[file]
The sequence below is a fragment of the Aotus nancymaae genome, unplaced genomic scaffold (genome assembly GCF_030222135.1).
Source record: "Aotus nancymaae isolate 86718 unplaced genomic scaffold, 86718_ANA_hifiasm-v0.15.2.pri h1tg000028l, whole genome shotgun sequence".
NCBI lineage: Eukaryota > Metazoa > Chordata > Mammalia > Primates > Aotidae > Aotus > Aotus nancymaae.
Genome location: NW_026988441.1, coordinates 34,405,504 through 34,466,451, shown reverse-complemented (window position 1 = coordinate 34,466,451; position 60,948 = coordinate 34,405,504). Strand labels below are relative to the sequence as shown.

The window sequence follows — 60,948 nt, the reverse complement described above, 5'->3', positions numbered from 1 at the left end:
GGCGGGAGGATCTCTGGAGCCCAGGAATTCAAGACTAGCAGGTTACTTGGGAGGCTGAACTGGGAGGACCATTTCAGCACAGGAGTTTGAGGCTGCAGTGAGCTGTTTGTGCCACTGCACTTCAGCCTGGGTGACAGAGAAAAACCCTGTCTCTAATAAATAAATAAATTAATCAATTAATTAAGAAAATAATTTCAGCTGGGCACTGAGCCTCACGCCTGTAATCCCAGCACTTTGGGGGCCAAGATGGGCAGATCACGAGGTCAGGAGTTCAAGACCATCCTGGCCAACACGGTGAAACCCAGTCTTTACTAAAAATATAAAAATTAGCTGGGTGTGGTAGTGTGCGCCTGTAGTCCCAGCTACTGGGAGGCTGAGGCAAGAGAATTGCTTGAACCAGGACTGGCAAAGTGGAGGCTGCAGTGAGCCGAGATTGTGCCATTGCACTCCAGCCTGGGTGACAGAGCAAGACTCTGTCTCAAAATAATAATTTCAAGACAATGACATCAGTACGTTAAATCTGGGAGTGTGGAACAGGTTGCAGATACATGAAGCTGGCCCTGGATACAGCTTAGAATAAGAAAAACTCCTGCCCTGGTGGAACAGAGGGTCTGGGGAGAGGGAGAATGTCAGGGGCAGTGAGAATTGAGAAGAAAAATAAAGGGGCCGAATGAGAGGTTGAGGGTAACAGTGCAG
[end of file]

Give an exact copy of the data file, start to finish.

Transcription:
The sequence below is a fragment of the Aotus nancymaae genome, unplaced genomic scaffold (genome assembly GCF_030222135.1).
Source record: "Aotus nancymaae isolate 86718 unplaced genomic scaffold, 86718_ANA_hifiasm-v0.15.2.pri h1tg000028l, whole genome shotgun sequence".
NCBI lineage: Eukaryota > Metazoa > Chordata > Mammalia > Primates > Aotidae > Aotus > Aotus nancymaae.
Genome location: NW_026988441.1, coordinates 34,405,504 through 34,466,451, shown reverse-complemented (window position 1 = coordinate 34,466,451; position 60,948 = coordinate 34,405,504). Strand labels below are relative to the sequence as shown.

The window sequence follows — 60,948 nt, the reverse complement described above, 5'->3', positions numbered from 1 at the left end:
GGCGGGAGGATCTCTGGAGCCCAGGAATTCAAGACTAGCAGGTTACTTGGGAGGCTGAACTGGGAGGACCATTTCAGCACAGGAGTTTGAGGCTGCAGTGAGCTGTTTGTGCCACTGCACTTCAGCCTGGGTGACAGAGAAAAACCCTGTCTCTAATAAATAAATAAATTAATCAATTAATTAAGAAAATAATTTCAGCTGGGCACTGAGCCTCACGCCTGTAATCCCAGCACTTTGGGGGCCAAGATGGGCAGATCACGAGGTCAGGAGTTCAAGACCATCCTGGCCAACACGGTGAAACCCAGTCTTTACTAAAAATATAAAAATTAGCTGGGTGTGGTAGTGTGCGCCTGTAGTCCCAGCTACTGGGAGGCTGAGGCAAGAGAATTGCTTGAACCAGGACTGGCAAAGTGGAGGCTGCAGTGAGCCGAGATTGTGCCATTGCACTCCAGCCTGGGTGACAGAGCAAGACTCTGTCTCAAAATAATAATTTCAAGACAATGACATCAGTACGTTAAATCTGGGAGTGTGGAACAGGTTGCAGATACATGAAGCTGGCCCTGGATACAGCTTAGAATAAGAAAAACTCCTGCCCTGGTGGAACAGAGGGTCTGGGGAGAGGGAGAATGTCAGGGGCAGTGAGAATTGAGAAGAAAAATAAAGGGGCCGAATGAGAGGTTGAGGGTAACAGTGCAG